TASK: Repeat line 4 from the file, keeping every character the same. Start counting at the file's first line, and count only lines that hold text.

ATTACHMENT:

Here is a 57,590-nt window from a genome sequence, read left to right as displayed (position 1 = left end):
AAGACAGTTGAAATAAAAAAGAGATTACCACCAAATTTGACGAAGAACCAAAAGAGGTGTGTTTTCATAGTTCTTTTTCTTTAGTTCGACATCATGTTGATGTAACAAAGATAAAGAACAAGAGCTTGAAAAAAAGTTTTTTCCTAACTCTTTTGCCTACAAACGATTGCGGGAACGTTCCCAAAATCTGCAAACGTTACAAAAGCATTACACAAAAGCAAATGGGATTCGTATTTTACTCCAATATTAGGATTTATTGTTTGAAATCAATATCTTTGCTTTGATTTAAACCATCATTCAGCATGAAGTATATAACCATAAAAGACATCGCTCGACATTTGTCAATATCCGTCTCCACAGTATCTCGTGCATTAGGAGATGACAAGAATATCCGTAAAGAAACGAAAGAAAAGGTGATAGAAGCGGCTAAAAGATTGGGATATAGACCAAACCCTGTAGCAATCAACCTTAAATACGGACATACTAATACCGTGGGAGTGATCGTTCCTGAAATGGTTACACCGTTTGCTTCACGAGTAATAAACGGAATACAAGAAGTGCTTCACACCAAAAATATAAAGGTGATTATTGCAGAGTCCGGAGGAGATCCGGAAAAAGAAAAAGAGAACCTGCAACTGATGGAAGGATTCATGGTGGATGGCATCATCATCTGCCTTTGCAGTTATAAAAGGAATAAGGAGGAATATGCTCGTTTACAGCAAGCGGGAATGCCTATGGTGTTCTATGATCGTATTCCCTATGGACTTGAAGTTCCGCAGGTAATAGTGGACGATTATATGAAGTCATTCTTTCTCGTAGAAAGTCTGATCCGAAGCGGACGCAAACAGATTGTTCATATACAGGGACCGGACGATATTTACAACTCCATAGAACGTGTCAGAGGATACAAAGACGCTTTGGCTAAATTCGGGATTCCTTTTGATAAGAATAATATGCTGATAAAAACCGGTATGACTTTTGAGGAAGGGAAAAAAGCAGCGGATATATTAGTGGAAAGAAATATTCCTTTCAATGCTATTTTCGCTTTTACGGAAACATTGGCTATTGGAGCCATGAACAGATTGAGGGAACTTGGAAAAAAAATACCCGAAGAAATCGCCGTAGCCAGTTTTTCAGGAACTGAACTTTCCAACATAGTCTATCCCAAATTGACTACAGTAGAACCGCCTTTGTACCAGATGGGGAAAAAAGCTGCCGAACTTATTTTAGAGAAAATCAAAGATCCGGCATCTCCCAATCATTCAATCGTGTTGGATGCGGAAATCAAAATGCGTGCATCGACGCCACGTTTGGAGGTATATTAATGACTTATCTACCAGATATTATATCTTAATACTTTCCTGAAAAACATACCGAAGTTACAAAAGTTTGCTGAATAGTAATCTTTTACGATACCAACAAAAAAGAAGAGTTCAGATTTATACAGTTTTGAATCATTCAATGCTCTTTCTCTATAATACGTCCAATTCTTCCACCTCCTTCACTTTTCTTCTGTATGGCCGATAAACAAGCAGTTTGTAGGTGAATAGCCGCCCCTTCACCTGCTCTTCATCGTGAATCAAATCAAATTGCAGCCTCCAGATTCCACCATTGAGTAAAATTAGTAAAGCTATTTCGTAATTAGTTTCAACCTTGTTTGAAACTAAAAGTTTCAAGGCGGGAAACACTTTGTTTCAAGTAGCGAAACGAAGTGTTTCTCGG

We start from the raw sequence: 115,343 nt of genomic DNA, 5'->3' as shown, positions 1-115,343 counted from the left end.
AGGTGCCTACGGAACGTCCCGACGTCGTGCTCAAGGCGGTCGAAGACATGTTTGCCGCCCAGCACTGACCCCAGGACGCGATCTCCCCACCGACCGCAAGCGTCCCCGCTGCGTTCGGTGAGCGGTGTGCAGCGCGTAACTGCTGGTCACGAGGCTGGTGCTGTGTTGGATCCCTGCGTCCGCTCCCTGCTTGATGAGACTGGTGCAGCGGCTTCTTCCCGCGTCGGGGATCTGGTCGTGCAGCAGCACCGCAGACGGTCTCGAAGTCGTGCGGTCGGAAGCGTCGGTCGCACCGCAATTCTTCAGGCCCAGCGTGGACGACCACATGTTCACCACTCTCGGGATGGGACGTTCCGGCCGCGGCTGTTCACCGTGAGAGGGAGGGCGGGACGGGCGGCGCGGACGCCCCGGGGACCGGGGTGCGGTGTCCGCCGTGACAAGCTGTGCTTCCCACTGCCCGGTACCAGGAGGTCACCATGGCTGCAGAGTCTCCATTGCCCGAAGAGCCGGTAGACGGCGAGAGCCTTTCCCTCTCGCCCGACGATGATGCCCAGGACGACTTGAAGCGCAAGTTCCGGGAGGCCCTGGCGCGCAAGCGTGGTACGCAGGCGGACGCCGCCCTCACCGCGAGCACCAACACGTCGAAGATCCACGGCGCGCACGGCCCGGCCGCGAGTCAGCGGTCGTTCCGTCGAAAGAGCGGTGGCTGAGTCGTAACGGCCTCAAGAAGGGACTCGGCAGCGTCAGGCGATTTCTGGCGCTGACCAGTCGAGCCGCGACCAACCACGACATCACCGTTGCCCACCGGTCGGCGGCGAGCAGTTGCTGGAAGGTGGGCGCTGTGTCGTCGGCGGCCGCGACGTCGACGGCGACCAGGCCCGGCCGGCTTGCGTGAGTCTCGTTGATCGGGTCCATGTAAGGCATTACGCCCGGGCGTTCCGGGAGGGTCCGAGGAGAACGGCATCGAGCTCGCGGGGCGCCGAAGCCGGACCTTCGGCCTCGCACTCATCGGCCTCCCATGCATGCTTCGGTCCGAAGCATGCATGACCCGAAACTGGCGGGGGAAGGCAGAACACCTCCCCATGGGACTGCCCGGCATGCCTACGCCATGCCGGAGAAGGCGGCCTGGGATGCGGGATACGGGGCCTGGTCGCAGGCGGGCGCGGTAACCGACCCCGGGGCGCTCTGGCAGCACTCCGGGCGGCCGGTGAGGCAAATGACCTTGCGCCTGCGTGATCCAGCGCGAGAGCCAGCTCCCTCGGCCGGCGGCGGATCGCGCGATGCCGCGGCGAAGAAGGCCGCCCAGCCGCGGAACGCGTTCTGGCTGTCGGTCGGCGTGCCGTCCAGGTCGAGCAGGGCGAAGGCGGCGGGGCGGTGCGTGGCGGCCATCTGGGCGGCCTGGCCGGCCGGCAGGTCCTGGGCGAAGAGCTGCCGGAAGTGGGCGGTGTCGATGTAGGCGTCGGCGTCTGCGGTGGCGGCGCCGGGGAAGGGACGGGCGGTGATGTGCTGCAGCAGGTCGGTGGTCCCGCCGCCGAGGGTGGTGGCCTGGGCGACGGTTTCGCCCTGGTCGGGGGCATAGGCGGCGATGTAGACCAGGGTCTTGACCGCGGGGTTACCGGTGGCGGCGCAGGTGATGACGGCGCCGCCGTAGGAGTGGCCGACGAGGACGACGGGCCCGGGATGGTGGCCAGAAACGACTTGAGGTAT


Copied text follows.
AGGTGCCTACGGAACGTCCCGACGTCGTGCTCAAGGCGGTCGAAGACATGTTTGCCGCCCAGCACTGACCCCAGGACGCGATCTCCCCACCGACCGCAAGCGTCCCCGCTGCGTTCGGTGAGCGGTGTGCAGCGCGTAACTGCTGGTCACGAGGCTGGTGCTGTGTTGGATCCCTGCGTCCGCTCCCTGCTTGATGAGACTGGTGCAGCGGCTTCTTCCCGCGTCGGGGATCTGGTCGTGCAGCAGCACCGCAGACGGTCTCGAAGTCGTGCGGTCGGAAGCGTCGGTCGCACCGCAATTCTTCAGGCCCAGCGTGGACGACCACATGTTCACCACTCTCGGGATGGGACGTTCCGGCCGCGGCTGTTCACCGTGAGAGGGAGGGCGGGACGGGCGGCGCGGACGCCCCGGGGACCGGGGTGCGGTGTCCGCCGTGACAAGCTGTGCTTCCCACTGCCCGGTACCAGGAGGTCACCATGGCTGCAGAGTCTCCATTGCCCGAAGAGCCGGTAGACGGCGAGAGCCTTTCCCTCTCGCCCGACGATGATGCCCAGGACGACTTGAAGCGCAAGTTCCGGGAGGCCCTGGCGCGCAAGCGTGGTACGCAGGCGGACGCCGCCCTCACCGCGAGCACCAACACGTCGAAGATCCACGGCGCGCACGGCCCGGCCGCGAGTCAGCGGTCGTTCCGTCGAAAGAGCGGTGGCTGAGTCGTAACGGCCTCAAGAAGGGACTCGGCAGCGTCAGGCGATTTCTGGCGCTGACCAGTCGAGCCGCGACCAACCACGACATCACCGTTGCCCACCGGTCGGCGGCGAGCAGTTGCTGGAAGGTGGGCGCTGTGTCGTCGGCGGCCGCGACGTCGACGGCGACCAGGCCCGGCCGGCTTGCGTGAGTCTCGTTGATCGGGTCCATGTAAGGCATTACGCCCGGGCGTTCCGGGAGGGTCCGAGGAGAACGGCATCGAGCTCGCGGGGCGCCGAAGCCGGACCTTCGGCCTCGCACTCATCGGCCTCCCATGCATGCTTCGGTCCGAAGCATGCATGACCCGAAACTGGCGGGGGAAGGCAGAACACCTCCCCATGGGACTGCCCGGCATGCCTACGCCATGCCGGAGAAGGCGGCCTGGGATGCGGGATACGGGGCCTGGTCGCAGGCGGGCGCGGTAACCGACCCCGGGGCGCTCTGGCAGCACTCCGGGCGGCCGGTGAGGCAAATGACCTTGCGCCTGCGTGATCCAGCGCGAGAGCCAGCTCCCTCGGCCGGCGGCGGATCGCGCGATGCCGCGGCGAAGAAGGCCGCCCAGCCGCGGAACGCGTTCTGGCTGTCGGTCGGCGTGCCGTCCAGGTCGAGCAGGGCGAAGGCGGCGGGGCGGTGCGTGGCGGCCATCTGGGCGGCCTGGCCGGCCGGCAGGTCCTGGGCGAAGAGCTGCCGGAAGTGGGCGGTGTCGATGTAGGCGTCGGCGTCTGCGGTGGCGGCGCCGGGGAAGGGACGGGCGGTGATGTGCTGCAGCAGGTCGGTGGTCCCGCCGCCGAGGGTGGTGGCCTGGGCGACGGTTTCGCCCTGGTCGGGGGCATAGGCGGCGATGTAGACCAGGGTCTTGACCGCGGGGTTACCGGTGGCGGCGCAGGTGATGACGGCGCCGCCGTAGGAGTGGCCGACGAGGACGACGGGCCCGGGATGGTGGCCAGAAACGACTTGAGGTAT